Space Collective 2 Live commemorates Portuguese musician Rafael Toral’s first U.S. tour in several years. Since the 1990s, Toral has been primarily known for his guitar work, but has since been working on the Space Program project, within which he has probed visceral and personal components of electronic music performance, and how they relate to the performer's experience, not to the resultant product.
These recordings, taken from a live set at All Tomorrow’s Parties in 2012, find Toral performing with drummer Afonso Simões, developing sparse, deep textures with triggers and modular oddities. Smartly paced and absolutely blistering at times, this set touches on a variety of surprising tones: flute-like expressions, spacey warbles, and intricately patterned arpeggios that dissolve into drone sections with confrontational sonic palettes.
Rafael Toral / electronics
Alfonso Simões / drums
Artwork and layout by E. Lindorff-Ellery
Printed by Fitzgerald Letterpress
1. Part I - 17:23
2. Part II - 13:38
Available as 320k MP3 or 16bit FLAC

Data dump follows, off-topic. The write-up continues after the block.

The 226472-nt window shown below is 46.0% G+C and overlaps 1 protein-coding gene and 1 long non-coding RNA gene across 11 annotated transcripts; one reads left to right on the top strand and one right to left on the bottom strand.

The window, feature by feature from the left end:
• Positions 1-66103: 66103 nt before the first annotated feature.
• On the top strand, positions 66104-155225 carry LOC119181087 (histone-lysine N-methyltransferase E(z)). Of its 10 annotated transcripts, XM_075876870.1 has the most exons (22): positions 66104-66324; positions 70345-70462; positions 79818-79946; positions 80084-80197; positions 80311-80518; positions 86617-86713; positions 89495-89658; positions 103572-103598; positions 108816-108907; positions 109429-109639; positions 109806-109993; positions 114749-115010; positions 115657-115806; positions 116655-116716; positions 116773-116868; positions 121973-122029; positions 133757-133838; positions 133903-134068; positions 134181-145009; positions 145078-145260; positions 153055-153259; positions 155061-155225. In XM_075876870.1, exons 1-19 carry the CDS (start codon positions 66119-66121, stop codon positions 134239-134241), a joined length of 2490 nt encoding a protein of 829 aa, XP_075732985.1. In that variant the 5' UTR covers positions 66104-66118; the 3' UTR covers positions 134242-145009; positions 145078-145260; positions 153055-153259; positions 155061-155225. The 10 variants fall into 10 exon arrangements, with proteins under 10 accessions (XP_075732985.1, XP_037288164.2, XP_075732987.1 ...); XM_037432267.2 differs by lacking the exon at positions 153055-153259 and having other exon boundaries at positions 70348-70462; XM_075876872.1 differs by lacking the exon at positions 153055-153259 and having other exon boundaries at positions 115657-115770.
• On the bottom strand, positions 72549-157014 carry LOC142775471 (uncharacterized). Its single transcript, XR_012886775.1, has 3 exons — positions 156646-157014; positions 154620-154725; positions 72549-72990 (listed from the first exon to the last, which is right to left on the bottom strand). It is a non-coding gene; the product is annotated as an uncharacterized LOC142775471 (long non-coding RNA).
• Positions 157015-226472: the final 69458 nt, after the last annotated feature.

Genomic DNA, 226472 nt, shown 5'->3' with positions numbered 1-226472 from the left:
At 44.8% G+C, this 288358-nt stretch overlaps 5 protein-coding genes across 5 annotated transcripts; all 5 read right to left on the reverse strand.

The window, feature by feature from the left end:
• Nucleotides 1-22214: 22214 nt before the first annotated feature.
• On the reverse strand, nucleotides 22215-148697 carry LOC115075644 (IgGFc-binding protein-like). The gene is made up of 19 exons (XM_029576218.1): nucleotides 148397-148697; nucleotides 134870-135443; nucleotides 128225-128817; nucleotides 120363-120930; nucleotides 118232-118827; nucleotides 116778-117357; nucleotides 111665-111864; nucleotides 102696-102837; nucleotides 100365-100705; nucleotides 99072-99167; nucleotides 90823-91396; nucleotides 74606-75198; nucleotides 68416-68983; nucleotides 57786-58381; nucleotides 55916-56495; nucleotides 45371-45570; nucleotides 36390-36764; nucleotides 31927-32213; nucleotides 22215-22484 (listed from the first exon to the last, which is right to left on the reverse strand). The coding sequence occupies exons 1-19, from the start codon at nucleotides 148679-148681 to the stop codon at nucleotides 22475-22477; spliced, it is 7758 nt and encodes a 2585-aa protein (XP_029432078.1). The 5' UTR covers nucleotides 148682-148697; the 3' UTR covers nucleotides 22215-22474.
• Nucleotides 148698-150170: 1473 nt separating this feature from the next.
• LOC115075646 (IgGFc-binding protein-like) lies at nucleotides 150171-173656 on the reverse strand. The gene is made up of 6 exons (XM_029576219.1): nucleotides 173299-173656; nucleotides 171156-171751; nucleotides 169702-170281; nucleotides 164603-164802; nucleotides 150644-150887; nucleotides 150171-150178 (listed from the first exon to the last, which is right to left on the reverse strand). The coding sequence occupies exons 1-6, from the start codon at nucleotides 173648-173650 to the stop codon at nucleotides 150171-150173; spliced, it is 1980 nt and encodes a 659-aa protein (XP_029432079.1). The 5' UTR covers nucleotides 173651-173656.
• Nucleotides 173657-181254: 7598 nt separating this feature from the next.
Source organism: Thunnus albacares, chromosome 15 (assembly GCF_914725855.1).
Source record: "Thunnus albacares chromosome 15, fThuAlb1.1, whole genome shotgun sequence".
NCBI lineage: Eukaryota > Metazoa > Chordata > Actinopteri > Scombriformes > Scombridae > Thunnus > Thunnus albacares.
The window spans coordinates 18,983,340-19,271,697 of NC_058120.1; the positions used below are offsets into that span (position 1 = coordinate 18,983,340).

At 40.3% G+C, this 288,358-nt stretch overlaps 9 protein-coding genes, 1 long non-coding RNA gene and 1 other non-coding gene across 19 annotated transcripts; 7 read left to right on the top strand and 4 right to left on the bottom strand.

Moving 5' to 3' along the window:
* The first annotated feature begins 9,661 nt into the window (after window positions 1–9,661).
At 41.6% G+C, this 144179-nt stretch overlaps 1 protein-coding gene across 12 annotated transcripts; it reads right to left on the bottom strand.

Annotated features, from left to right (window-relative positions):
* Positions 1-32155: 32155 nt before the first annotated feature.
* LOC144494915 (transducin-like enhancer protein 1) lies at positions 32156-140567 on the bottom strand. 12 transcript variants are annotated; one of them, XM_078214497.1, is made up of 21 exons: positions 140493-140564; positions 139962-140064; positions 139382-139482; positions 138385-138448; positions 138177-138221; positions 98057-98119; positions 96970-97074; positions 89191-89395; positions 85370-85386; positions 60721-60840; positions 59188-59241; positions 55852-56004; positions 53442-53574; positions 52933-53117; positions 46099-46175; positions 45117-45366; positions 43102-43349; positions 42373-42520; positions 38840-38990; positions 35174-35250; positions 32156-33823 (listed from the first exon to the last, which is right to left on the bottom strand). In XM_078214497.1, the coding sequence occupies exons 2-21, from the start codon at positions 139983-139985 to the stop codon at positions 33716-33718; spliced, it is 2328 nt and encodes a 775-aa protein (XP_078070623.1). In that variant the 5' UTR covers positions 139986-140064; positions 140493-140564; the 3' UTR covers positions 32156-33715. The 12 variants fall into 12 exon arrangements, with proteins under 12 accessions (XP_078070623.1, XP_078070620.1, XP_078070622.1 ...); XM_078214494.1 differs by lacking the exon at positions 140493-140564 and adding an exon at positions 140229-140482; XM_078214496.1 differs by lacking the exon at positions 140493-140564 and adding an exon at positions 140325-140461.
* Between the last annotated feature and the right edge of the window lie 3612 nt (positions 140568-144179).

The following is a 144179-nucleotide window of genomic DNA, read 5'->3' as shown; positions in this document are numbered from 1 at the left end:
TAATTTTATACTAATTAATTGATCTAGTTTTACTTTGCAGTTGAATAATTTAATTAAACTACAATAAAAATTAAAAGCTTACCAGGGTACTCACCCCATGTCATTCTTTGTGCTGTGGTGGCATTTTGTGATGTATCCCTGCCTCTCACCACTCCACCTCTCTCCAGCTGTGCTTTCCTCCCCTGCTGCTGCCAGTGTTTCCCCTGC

"This may very well be the perfect entry point for one new to the Space Program. I actually saw Toral give a solo performance in October at The Projection Museum, an art studio and living space right at the edge of Northeast Portland on Burnside, at the invitation of a friend, and while one does get a very visceral sense of what Toral means when he says he wants to make a more humanized, meaningfully expressive version of electronic music by emphasizing a sense of precise control over his tools in his solo performances, something about this 2012 collective effort stylistically falls into a place, if for the fullness of its sound. As Side A gets underway, Simões gives Toral room to breathe, offsetting Toral’s exploratory stabs into the silence with distant thunder. With an electronic shriek, the gates of sane madness open and that silence explodes into a whirlwind of violence, with Simões’s frantic strokes keeping time with Toral’s Braxton-like sonic attack. It’s a startling synthesis to behold (the actual sight of Toral yanking piercing cries out of these unassuming-looking handheld boxes is mesmerizing, I might add), but at the same time it’s one that makes one wonder why it was not stumbled upon before Toral took the leap. This is experimental electronic music operating at a higher level of deliberation and thoughtfulness than nearly everything else in sound synthesis and free improvisation– an essential document and a real pleasure to see getting a proper release." - Foreign Accents